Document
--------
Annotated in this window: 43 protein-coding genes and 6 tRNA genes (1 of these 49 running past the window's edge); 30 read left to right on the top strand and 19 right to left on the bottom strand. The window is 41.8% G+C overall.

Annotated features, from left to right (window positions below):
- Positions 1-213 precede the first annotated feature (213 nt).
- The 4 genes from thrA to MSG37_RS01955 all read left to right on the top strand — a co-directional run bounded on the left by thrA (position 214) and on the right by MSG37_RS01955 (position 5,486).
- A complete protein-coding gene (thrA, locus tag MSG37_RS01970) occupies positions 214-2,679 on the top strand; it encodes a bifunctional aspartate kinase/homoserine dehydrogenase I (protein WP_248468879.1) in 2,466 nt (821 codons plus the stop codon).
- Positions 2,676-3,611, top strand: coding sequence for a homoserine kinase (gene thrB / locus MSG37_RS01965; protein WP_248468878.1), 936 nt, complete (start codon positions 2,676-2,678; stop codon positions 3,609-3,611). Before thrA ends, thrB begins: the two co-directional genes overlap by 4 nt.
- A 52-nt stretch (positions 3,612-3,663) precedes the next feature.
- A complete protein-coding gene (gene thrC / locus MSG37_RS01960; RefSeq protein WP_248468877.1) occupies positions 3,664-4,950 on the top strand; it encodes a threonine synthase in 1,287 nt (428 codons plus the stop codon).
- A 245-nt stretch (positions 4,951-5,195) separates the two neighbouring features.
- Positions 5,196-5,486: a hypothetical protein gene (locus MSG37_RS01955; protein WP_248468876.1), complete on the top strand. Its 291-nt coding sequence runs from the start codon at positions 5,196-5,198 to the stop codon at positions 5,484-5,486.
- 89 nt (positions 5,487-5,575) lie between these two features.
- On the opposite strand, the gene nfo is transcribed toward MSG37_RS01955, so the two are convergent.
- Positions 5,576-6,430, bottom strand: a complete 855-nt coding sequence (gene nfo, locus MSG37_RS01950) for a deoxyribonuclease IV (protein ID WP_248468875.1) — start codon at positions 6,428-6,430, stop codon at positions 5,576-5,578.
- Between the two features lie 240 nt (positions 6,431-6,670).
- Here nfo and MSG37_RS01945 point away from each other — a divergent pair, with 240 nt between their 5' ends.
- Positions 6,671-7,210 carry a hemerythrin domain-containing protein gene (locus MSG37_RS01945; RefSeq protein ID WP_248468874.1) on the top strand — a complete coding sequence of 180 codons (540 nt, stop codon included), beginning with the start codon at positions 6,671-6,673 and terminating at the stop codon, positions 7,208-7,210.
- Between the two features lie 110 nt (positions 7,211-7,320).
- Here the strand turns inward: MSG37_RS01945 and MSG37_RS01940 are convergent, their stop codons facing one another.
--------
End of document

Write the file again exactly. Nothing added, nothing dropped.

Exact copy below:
Annotated in this window: 43 protein-coding genes and 6 tRNA genes (1 of these 49 running past the window's edge); 30 read left to right on the top strand and 19 right to left on the bottom strand. The window is 41.8% G+C overall.

Annotated features, from left to right (window positions below):
- Positions 1-213 precede the first annotated feature (213 nt).
- The 4 genes from thrA to MSG37_RS01955 all read left to right on the top strand — a co-directional run bounded on the left by thrA (position 214) and on the right by MSG37_RS01955 (position 5,486).
- A complete protein-coding gene (thrA, locus tag MSG37_RS01970) occupies positions 214-2,679 on the top strand; it encodes a bifunctional aspartate kinase/homoserine dehydrogenase I (protein WP_248468879.1) in 2,466 nt (821 codons plus the stop codon).
- Positions 2,676-3,611, top strand: coding sequence for a homoserine kinase (gene thrB / locus MSG37_RS01965; protein WP_248468878.1), 936 nt, complete (start codon positions 2,676-2,678; stop codon positions 3,609-3,611). Before thrA ends, thrB begins: the two co-directional genes overlap by 4 nt.
- A 52-nt stretch (positions 3,612-3,663) precedes the next feature.
- A complete protein-coding gene (gene thrC / locus MSG37_RS01960; RefSeq protein WP_248468877.1) occupies positions 3,664-4,950 on the top strand; it encodes a threonine synthase in 1,287 nt (428 codons plus the stop codon).
- A 245-nt stretch (positions 4,951-5,195) separates the two neighbouring features.
- Positions 5,196-5,486: a hypothetical protein gene (locus MSG37_RS01955; protein WP_248468876.1), complete on the top strand. Its 291-nt coding sequence runs from the start codon at positions 5,196-5,198 to the stop codon at positions 5,484-5,486.
- 89 nt (positions 5,487-5,575) lie between these two features.
- On the opposite strand, the gene nfo is transcribed toward MSG37_RS01955, so the two are convergent.
- Positions 5,576-6,430, bottom strand: a complete 855-nt coding sequence (gene nfo, locus MSG37_RS01950) for a deoxyribonuclease IV (protein ID WP_248468875.1) — start codon at positions 6,428-6,430, stop codon at positions 5,576-5,578.
- Between the two features lie 240 nt (positions 6,431-6,670).
- Here nfo and MSG37_RS01945 point away from each other — a divergent pair, with 240 nt between their 5' ends.
- Positions 6,671-7,210 carry a hemerythrin domain-containing protein gene (locus MSG37_RS01945; RefSeq protein ID WP_248468874.1) on the top strand — a complete coding sequence of 180 codons (540 nt, stop codon included), beginning with the start codon at positions 6,671-6,673 and terminating at the stop codon, positions 7,208-7,210.
- Between the two features lie 110 nt (positions 7,211-7,320).
- Here the strand turns inward: MSG37_RS01945 and MSG37_RS01940 are convergent, their stop codons facing one another.